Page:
Discovery of the Amarna Tablets

E.A. Wallis Budge

BEFORE I had been in Cairo many hours I found that everybody was talking about the discoveries which had been made in Upper Egypt, and the most extraordinary stories were afloat.
Rumours of the "finds" had reached all the great cities of Europe, and there were representatives of several Continental Museums in Cairo, each doing his best, as was right, to secure the lion's share. The British officials with whom I came in contact thought, or said they thought, that whatever the objects might be which had been discovered, they ought to go to the Bulak Museum, and that any attempt made to obtain any part of them for the British Museum must be promptly crushed. The Egyptian officials of the Service of Antiquities behaved according to their well-known manner.
No official of the Bulak Museum knew where the "finds" had been made, or what they consisted of, and M. Grebaut [Maspero's successor as Director of the Service of Antiquities] and his assistants went about the town with entreaties and threats to every native who was supposed to possess any information about them.
Instead of recognizing the fact that, rightly or wrongly, the finds" were at that moment in the hands of native dealers, and trying to make arrangements to secure them by purchase, they went about declaring that the Government intended to seize them and to put in prison all those who were in any way mixed up in the matter M. Grebaut was unwise enough to hint publicly that the tortures which were sanctioned at Kana might be revived, but the tortures and persecution of 1880 had taught the natives how little Government officials were to be trusted, and one and all refused to give him any information. Every move which he made was met by a counter move by the natives, and they were always successful.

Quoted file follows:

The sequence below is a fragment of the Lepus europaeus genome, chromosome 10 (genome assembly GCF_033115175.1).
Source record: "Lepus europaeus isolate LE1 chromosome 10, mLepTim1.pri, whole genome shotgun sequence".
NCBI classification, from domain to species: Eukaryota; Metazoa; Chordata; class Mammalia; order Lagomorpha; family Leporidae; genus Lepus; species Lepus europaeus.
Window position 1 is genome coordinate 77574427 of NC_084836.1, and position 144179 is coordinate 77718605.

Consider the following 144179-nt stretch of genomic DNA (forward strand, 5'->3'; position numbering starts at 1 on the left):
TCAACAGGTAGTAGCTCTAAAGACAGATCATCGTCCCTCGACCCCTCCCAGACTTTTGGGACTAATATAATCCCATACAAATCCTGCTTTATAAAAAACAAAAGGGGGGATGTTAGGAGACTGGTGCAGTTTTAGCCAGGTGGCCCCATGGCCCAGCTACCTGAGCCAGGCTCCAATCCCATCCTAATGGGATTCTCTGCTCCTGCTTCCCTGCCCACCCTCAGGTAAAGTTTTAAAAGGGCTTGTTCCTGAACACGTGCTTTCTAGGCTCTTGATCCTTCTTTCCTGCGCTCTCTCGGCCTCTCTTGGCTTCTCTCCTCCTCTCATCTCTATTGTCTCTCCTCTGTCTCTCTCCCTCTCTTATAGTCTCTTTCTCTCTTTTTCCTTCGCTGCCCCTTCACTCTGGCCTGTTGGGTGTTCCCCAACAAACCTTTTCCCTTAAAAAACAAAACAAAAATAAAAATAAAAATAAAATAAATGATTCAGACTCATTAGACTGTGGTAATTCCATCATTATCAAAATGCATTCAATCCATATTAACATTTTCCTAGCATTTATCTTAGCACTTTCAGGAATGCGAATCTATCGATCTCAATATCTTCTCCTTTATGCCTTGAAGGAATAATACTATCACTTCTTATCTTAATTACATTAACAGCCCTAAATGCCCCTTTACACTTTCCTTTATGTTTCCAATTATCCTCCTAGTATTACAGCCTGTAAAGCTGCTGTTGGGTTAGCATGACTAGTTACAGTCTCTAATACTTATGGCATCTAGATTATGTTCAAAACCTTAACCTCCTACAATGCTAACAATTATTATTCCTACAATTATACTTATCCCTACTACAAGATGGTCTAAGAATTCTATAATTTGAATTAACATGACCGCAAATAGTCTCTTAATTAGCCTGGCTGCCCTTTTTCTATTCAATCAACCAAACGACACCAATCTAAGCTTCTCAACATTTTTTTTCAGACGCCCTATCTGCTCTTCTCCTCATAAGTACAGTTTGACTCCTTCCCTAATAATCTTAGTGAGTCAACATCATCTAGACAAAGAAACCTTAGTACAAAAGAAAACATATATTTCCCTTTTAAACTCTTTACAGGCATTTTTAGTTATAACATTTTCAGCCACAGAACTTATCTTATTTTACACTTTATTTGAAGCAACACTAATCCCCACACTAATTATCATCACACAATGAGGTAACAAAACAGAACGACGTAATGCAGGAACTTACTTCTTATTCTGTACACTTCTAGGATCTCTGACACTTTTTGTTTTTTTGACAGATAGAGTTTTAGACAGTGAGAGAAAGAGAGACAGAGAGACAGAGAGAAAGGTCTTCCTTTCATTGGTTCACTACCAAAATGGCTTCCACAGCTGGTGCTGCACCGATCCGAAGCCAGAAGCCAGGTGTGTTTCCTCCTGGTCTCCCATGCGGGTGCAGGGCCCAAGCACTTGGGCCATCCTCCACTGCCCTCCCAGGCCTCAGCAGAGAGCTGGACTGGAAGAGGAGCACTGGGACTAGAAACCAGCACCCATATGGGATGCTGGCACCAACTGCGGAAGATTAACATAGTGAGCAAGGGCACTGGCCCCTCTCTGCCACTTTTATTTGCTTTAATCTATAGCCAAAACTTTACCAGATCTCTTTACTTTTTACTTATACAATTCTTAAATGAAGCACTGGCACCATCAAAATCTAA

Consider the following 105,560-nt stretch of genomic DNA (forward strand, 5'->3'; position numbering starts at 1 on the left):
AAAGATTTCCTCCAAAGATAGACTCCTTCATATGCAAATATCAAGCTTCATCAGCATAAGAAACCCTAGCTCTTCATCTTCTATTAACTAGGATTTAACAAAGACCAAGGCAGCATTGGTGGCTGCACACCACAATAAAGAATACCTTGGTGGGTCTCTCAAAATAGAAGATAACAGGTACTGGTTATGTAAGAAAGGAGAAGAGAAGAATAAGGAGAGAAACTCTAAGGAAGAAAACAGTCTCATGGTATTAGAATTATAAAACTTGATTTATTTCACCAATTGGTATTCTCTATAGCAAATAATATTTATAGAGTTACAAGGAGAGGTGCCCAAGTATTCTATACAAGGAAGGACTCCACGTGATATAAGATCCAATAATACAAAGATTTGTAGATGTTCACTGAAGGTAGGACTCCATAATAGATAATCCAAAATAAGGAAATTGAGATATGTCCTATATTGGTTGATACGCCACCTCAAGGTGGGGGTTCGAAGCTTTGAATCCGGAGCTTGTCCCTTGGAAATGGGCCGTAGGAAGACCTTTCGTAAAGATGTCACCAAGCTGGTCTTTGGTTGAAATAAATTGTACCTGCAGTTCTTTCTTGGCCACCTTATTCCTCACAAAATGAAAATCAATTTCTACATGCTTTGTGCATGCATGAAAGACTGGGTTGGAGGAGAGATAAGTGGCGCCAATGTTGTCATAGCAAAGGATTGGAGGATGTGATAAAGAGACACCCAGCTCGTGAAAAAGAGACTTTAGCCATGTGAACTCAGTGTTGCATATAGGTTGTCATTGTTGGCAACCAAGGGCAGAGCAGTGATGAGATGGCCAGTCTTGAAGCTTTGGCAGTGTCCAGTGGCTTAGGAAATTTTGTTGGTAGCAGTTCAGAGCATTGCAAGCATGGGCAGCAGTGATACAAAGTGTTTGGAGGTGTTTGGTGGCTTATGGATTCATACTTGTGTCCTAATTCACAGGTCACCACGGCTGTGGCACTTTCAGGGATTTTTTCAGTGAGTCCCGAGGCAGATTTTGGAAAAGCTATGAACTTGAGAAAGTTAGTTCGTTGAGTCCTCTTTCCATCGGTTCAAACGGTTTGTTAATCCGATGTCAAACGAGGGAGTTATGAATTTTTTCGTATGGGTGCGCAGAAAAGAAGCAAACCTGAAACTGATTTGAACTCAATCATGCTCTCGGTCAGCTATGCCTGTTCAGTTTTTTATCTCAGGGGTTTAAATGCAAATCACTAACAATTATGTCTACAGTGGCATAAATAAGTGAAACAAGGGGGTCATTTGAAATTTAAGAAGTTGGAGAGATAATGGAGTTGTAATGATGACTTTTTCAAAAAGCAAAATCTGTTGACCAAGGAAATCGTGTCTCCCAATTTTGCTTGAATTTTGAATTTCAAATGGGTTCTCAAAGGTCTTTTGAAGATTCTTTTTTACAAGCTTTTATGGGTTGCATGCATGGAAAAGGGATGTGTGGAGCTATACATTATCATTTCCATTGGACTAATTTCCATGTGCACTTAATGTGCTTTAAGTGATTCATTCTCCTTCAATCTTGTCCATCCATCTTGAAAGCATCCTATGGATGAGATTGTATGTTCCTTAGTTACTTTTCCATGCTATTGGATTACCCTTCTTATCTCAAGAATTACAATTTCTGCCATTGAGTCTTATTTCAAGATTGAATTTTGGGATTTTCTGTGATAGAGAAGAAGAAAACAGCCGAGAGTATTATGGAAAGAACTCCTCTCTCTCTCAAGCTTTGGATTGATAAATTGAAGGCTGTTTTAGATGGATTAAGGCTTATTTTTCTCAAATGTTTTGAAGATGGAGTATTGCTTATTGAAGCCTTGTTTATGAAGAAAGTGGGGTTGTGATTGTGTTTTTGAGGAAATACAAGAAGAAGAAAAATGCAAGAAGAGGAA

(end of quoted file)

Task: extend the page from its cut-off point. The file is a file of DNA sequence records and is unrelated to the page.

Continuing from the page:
Meanwhile very definite rumours about the "finds" in Upper Egypt drifted down the river to Cairo, and some members of the Government insisted that M. Grebaut should take active steps to secure some of the treasures which had been found, and they ordered him to make a journey to Upper Egypt, and find out for himself what was taking place there. They placed one of Ismail Pasha's old pleasure-steamers at his disposal, and ordered an adequate force of police to accompany him. Before he left for the South he called upon me at the Royal Hotel, and although he threatened me with arrest and legal prosecution afterwards, if I attempted to deal with the natives, I found him a very agreeable and enlightened man, and we had a pleasant conversation. He told me that his great ambition was to be regarded as a worthy successor of Maspero, and that there was one mark of public recognition which I could help him to obtain. The Trustees of the British Museum, he reminded me, had presented a set of their magnificent Egyptological publications to Maspero, which was a very distinguished mark of honour, and a public acknowledgment of his scholarly eminence, and he hoped that the Trustees would honour him in the same way. I told him that I thought he might do a great deal towards getting that honour by adopting a liberal policy in dealing with their representative in Egypt, and that in any case I would duly report the conversation to the Principal Librarian. That same evening I learned that he had told off some of his police to watch the hotel in which I was staying, and that he had ordered them, to report to him my goings out and comings in, and the names of all antiquity dealers who had speech with me.